If your life has been enriched by writer’s workshops, I encourage you to support the Indiana Prison Writer’s Workshop, which offers twelve weeks of classes to inmates of three Indiana prisons. Consider making a donation, hosting a reading at your public library, etc. Details at http://inprisonwritersworkshop.org/


Joe Allison writes both fiction and nonfiction, and has been a member of the Indiana chapter of American Christian Fiction Writers since 2010. His most recent book is Hard Times (Warner Press: 2019). He lives in Anderson, IN, with his wife Maribeth.


Tuesday, March 29, 2022

From the Archives: Spring Cleaning For Your Writing

When we have five Tuesdays in a month, or if one of our regular contributors is unable to make a deadline, we've been digging out some gems from the archives. Today's post was written by Cara Putman, as timely now as it was four years ago.

 

I've been feeling the itch to spring clean. There’s something about the feeling of order coming from chaos. The fact that everything has a place that it belongs. There's also something therapeutic about throwing old things away that truly don't serve a purpose anymore. It's hard to do, but it's good. That means I've been tackling a drawer here and a hutch there. I pulled all the out-grown kids clothes from various stashes and separated them for four families. Crazy!

What does this have to do with writing?

Sometimes our writing needs a spring cleaning. We've hit a point where we just need to go through and cut some words. We've gotten a little flabby with our sentences and need to exercise the delete key.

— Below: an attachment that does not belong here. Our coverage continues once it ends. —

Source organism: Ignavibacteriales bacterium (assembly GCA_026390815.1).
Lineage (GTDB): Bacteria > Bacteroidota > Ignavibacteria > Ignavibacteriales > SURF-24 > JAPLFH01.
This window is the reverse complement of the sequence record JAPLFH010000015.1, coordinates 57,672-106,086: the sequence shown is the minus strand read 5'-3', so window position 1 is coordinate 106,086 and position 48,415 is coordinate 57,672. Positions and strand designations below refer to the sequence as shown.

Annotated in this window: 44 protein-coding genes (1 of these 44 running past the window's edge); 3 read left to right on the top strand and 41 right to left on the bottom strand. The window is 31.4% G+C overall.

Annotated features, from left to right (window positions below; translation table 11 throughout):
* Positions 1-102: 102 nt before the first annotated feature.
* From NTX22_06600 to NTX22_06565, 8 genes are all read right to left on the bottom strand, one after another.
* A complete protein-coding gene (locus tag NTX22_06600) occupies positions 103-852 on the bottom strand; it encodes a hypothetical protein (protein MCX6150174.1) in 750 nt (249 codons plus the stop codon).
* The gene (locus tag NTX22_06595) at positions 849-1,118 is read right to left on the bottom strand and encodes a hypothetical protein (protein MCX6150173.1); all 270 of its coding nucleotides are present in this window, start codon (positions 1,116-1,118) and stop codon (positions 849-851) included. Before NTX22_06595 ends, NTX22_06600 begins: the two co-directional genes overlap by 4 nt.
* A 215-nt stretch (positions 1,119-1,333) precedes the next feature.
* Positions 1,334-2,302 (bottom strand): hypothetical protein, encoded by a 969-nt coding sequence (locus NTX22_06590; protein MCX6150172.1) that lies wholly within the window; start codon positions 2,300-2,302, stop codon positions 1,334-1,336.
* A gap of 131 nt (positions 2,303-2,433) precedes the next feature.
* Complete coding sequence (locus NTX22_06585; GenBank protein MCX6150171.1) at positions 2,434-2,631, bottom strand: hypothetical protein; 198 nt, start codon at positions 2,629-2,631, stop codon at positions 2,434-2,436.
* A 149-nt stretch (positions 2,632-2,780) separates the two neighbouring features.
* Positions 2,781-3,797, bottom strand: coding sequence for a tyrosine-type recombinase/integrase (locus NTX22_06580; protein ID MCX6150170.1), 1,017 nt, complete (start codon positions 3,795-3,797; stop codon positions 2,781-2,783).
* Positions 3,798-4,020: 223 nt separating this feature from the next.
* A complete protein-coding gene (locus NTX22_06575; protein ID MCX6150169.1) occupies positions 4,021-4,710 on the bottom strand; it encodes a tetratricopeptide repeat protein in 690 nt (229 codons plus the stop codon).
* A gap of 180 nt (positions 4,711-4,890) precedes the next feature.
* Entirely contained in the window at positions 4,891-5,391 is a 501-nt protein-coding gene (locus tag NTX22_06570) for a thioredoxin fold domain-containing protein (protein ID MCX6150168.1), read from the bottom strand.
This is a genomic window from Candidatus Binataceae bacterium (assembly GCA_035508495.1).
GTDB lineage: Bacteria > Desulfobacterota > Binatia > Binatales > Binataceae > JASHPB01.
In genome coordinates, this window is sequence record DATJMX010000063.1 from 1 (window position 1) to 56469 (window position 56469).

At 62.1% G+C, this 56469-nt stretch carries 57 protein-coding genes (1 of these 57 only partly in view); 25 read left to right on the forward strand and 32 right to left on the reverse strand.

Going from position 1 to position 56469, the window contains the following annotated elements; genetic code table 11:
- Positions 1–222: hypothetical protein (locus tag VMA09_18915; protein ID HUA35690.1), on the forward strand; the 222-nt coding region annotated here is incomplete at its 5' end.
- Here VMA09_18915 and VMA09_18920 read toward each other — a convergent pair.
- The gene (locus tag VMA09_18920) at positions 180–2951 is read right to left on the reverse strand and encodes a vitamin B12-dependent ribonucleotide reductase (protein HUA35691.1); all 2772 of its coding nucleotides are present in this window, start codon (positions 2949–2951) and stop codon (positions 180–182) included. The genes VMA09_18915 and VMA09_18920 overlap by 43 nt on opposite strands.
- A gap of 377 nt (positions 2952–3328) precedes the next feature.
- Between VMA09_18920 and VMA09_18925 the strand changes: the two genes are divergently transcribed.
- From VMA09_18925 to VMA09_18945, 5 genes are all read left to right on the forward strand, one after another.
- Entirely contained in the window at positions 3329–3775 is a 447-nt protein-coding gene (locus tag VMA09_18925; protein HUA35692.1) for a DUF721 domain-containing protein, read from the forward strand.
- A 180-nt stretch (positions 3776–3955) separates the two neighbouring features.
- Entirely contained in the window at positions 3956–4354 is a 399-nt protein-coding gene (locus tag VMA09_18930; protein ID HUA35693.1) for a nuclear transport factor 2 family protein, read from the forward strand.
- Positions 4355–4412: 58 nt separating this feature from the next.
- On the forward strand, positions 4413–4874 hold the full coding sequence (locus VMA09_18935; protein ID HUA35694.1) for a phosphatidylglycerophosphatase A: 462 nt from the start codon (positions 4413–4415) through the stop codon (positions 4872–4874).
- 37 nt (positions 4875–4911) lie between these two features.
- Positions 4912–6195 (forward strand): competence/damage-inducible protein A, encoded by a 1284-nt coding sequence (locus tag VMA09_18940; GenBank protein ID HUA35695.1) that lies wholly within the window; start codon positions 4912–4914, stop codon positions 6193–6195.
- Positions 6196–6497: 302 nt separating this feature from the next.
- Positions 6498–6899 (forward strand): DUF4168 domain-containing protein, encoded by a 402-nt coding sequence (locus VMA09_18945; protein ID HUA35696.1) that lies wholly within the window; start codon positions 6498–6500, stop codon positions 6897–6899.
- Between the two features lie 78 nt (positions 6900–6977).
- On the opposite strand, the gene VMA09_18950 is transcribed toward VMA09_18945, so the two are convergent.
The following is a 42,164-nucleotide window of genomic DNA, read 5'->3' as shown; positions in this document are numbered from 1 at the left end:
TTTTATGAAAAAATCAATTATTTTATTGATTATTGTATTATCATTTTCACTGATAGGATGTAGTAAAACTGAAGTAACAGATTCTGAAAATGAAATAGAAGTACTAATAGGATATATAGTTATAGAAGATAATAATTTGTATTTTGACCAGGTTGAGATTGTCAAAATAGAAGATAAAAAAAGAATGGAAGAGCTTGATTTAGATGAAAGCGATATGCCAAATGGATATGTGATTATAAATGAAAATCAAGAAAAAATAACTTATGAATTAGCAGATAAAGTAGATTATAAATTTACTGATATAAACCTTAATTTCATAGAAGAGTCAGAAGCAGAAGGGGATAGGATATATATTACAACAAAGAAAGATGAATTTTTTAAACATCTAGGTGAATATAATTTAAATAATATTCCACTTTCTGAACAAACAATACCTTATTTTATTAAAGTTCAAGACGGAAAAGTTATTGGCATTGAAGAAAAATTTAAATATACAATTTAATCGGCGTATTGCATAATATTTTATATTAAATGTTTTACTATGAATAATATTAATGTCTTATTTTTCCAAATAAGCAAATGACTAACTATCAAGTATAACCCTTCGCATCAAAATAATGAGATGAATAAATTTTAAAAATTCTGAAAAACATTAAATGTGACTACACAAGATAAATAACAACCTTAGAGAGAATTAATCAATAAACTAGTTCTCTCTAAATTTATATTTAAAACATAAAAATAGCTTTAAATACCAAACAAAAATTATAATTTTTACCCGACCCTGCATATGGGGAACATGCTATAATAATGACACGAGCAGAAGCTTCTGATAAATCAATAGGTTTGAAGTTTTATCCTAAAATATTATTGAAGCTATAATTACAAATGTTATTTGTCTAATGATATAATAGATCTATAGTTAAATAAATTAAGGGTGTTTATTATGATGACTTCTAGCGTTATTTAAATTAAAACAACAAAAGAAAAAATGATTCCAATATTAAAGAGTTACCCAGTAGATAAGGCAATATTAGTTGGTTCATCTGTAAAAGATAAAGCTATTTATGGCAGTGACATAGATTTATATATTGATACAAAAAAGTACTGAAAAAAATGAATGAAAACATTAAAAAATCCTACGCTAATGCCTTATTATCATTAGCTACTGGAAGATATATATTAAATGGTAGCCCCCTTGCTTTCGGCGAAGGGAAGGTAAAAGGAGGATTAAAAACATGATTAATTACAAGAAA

Maybe there's a character that needs to be punched up. A scene that's unnecessary. A chapter that needs to be enhanced.

We need to take a fresh look at what we've written and critically evaluate it.

How?

Maybe it's time to read an award-winning or much talked about book in your genre. How does that writer craft their story? What can you learn from them? 

Or it's time to crack open that craft book you purchased years ago and remind yourself how to put tension on every page or create three dimensional characters. to crack open that craft book you purchased years ago and remind yourself how to put tension on every page or create three dimensional Could it be time to pray over your writing and ask God how you're doing?

Or maybe you need to step way back and take a break from writing. Try another creative endeavor. Give your subconscious a chance to noodle the plot points that are giving you fits.

Whatever you do, take a few minutes or hours to spring clean your writing.

 


The award-winning, best-selling author of more than 35 books, Cara Putman graduated college at 20 and completed her law degree at 27. FIRST for Women magazine called Shadowed by Grace “captivating” and a “novel with ‘the works.'” Cara is active at her church and a full-time Clinical Associate Professor on business and ethics to undergraduate and graduate students at Purdue University’s Krannert School of Management. Putman also practices law and was a second-generation homeschooling mom for twelve years. Putman obtained her Master’s in Business Administration from Krannert and her J.D. from George Mason University Antonin Scalia School of Law. She serves on the executive board of American Christian Fiction Writers (ACFW), an organization she has served in various roles since 2007. She lives with her husband and four children in Indiana. You can connect with her online at: caraputman.com.